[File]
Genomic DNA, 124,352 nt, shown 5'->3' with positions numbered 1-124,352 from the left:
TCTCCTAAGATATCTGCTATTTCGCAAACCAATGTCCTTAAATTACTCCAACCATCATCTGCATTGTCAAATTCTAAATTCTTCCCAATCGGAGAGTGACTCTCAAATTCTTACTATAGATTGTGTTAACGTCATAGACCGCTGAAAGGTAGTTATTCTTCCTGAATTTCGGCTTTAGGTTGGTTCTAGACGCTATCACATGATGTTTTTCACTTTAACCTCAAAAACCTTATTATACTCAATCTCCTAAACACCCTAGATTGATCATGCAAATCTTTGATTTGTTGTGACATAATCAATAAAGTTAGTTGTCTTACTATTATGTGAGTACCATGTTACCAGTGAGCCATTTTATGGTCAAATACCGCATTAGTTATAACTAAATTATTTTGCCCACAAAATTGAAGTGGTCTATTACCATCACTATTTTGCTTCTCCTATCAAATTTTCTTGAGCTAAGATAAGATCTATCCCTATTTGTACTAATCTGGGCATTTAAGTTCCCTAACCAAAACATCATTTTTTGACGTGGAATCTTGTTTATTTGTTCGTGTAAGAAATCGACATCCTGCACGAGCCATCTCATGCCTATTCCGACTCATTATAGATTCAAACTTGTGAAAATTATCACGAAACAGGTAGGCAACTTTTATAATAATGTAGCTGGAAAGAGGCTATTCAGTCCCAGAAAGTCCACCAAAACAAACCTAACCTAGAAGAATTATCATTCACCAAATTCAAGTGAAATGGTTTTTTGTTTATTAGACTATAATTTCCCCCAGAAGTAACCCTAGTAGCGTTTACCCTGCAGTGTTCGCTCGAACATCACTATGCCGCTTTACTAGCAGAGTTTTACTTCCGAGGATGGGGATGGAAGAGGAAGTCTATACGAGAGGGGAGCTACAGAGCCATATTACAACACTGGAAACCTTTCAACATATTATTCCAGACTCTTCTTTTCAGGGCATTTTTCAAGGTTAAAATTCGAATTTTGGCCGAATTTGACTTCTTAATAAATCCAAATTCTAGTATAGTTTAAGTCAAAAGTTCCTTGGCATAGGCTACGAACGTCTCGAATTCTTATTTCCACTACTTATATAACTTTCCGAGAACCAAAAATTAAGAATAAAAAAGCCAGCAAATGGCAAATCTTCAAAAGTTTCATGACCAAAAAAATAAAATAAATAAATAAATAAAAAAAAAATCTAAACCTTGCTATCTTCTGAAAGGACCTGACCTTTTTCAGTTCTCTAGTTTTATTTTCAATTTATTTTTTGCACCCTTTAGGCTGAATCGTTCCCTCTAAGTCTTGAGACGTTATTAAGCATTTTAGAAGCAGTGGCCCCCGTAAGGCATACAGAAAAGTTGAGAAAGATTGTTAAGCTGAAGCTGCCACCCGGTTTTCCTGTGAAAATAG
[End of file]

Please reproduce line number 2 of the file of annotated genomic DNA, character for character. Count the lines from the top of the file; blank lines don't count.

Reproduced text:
TCTCCTAAGATATCTGCTATTTCGCAAACCAATGTCCTTAAATTACTCCAACCATCATCTGCATTGTCAAATTCTAAATTCTTCCCAATCGGAGAGTGACTCTCAAATTCTTACTATAGATTGTGTTAACGTCATAGACCGCTGAAAGGTAGTTATTCTTCCTGAATTTCGGCTTTAGGTTGGTTCTAGACGCTATCACATGATGTTTTTCACTTTAACCTCAAAAACCTTATTATACTCAATCTCCTAAACACCCTAGATTGATCATGCAAATCTTTGATTTGTTGTGACATAATCAATAAAGTTAGTTGTCTTACTATTATGTGAGTACCATGTTACCAGTGAGCCATTTTATGGTCAAATACCGCATTAGTTATAACTAAATTATTTTGCCCACAAAATTGAAGTGGTCTATTACCATCACTATTTTGCTTCTCCTATCAAATTTTCTTGAGCTAAGATAAGATCTATCCCTATTTGTACTAATCTGGGCATTTAAGTTCCCTAACCAAAACATCATTTTTTGACGTGGAATCTTGTTTATTTGTTCGTGTAAGAAATCGACATCCTGCACGAGCCATCTCATGCCTATTCCGACTCATTATAGATTCAAACTTGTGAAAATTATCACGAAACAGGTAGGCAACTTTTATAATAATGTAGCTGGAAAGAGGCTATTCAGTCCCAGAAAGTCCACCAAAACAAACCTAACCTAGAAGAATTATCATTCACCAAATTCAAGTGAAATGGTTTTTTGTTTATTAGACTATAATTTCCCCCAGAAGTAACCCTAGTAGCGTTTACCCTGCAGTGTTCGCTCGAACATCACTATGCCGCTTTACTAGCAGAGTTTTACTTCCGAGGATGGGGATGGAAGAGGAAGTCTATACGAGAGGGGAGCTACAGAGCCATATTACAACACTGGAAACCTTTCAACATATTATTCCAGACTCTTCTTTTCAGGGCATTTTTCAAGGTTAAAATTCGAATTTTGGCCGAATTTGACTTCTTAATAAATCCAAATTCTAGTATAGTTTAAGTCAAAAGTTCCTTGGCATAGGCTACGAACGTCTCGAATTCTTATTTCCACTACTTATATAACTTTCCGAGAACCAAAAATTAAGAATAAAAAAGCCAGCAAATGGCAAATCTTCAAAAGTTTCATGACCAAAAAAATAAAATAAATAAATAAATAAAAAAAAAATCTAAACCTTGCTATCTTCTGAAAGGACCTGACCTTTTTCAGTTCTCTAGTTTTATTTTCAATTTATTTTTTGCACCCTTTAGGCTGAATCGTTCCCTCTAAGTCTTGAGACGTTATTAAGCATTTTAGAAGCAGTGGCCCCCGTAAGGCATACAGAAAAGTTGAGAAAGATTGTTAAGCTGAAGCTGCCACCCGGTTTTCCTGTGAAAATAG